Post-Secondary Certificate - awarded for training completed after high school (for example, in agriculture or natural resources, computer services, personal or culinary services, engineering technologies, healthcare, construction trades, mechanic and repair technologies, or precision production) 12.1%
Some College Courses 5.9%
Associate’s Degree (or other 2-year degree) 40.8%
Bachelor’s Degree 17.7%
Post-Baccalaureate Certificate - awarded for completion of an organized program of study; designed for people who have completed a Baccalaureate degree but do not meet the requirements of academic degrees carrying the title of Master. 1.4%
Master’s Degree 7.7%
First Professional Degree - awarded for completion of a program that: requires at least 2 years of college work before entrance into the program, includes a total of at least 6 academic years of work to complete, and provides all remaining academic requirements to begin practice in a profession. 2.9%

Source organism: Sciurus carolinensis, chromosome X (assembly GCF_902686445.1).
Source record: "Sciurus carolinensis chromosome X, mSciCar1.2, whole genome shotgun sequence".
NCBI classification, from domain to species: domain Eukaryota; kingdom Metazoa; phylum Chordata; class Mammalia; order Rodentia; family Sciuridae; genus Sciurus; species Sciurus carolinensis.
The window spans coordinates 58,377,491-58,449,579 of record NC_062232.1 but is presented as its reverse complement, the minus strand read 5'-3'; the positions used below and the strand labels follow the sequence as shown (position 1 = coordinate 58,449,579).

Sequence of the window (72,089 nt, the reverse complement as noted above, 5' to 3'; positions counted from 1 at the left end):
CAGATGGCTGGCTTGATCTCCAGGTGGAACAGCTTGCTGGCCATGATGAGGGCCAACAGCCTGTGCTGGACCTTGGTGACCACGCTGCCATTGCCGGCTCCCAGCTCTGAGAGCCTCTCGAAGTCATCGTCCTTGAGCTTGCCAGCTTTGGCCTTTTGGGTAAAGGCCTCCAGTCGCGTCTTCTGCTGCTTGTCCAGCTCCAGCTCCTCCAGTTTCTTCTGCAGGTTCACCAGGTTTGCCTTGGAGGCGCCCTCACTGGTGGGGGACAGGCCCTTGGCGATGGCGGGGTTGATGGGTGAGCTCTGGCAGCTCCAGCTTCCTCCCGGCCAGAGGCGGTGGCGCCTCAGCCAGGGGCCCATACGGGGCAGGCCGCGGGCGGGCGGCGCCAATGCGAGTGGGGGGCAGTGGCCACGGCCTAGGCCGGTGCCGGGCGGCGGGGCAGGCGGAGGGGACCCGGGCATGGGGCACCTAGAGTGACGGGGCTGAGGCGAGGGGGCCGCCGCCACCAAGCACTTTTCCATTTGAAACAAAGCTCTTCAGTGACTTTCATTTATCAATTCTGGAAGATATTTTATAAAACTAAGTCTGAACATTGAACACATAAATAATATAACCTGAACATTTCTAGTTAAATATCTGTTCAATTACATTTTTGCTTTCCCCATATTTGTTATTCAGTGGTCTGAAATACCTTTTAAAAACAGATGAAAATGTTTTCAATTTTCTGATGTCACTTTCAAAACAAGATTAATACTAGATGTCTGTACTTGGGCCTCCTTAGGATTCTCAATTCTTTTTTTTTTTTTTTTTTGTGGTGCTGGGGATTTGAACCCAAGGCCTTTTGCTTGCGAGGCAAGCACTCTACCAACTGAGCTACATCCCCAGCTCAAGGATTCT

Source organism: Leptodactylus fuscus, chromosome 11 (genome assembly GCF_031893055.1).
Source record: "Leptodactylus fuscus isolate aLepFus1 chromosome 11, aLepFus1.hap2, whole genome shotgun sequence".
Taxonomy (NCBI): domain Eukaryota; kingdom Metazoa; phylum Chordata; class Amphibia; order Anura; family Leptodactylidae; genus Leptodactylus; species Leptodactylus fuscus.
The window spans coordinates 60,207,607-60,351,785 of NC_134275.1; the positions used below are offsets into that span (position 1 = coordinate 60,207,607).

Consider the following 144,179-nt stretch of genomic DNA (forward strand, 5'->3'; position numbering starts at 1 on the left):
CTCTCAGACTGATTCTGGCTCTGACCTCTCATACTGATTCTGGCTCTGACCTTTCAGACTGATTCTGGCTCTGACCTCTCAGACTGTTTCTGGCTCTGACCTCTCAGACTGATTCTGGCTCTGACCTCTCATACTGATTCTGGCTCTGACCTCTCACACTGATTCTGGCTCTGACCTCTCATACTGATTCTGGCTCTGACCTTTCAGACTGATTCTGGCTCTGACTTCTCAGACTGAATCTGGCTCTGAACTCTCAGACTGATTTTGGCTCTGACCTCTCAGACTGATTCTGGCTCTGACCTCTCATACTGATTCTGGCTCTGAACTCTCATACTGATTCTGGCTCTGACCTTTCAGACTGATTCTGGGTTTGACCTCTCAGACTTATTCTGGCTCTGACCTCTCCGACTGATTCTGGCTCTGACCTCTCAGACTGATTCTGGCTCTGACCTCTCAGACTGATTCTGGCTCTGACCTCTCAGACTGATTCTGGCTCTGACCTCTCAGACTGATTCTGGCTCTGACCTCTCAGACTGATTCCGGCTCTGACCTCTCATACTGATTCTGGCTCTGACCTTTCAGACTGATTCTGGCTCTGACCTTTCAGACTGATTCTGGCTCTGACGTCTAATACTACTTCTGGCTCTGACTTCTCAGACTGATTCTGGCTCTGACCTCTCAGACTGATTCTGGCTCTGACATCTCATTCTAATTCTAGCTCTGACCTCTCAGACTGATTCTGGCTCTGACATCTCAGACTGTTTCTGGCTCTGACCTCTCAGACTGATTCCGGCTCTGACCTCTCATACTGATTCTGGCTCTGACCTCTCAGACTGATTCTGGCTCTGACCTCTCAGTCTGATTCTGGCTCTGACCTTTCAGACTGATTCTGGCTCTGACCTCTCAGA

Doctoral Degree 1.0%
Post-Doctoral Training 0.7%

Online Allied Health Professions Programs

In 2018-2019, 1,834 schools offered a allied health program of some type. The following table lists the number of programs by degree level, along with how many schools offered online courses in the field.

Degree Level Colleges Offering Programs Colleges Offering Online Classes
Certificate (Less Than 1 Year) 878 56
Certificate (1-2 years) 936 27
Certificate (2-4 Years) 135 1
Associate’s Degree 2,187 66
Bachelor’s Degree 43 6
Post-Baccalaureate 878 56
Master’s Degree 405 33
Post-Master’s 5 0
Doctor’s Degree (Research) 7 1
Doctor’s Degree (Professional Practice) 7 5
Doctor’s Degree (Other) 1 0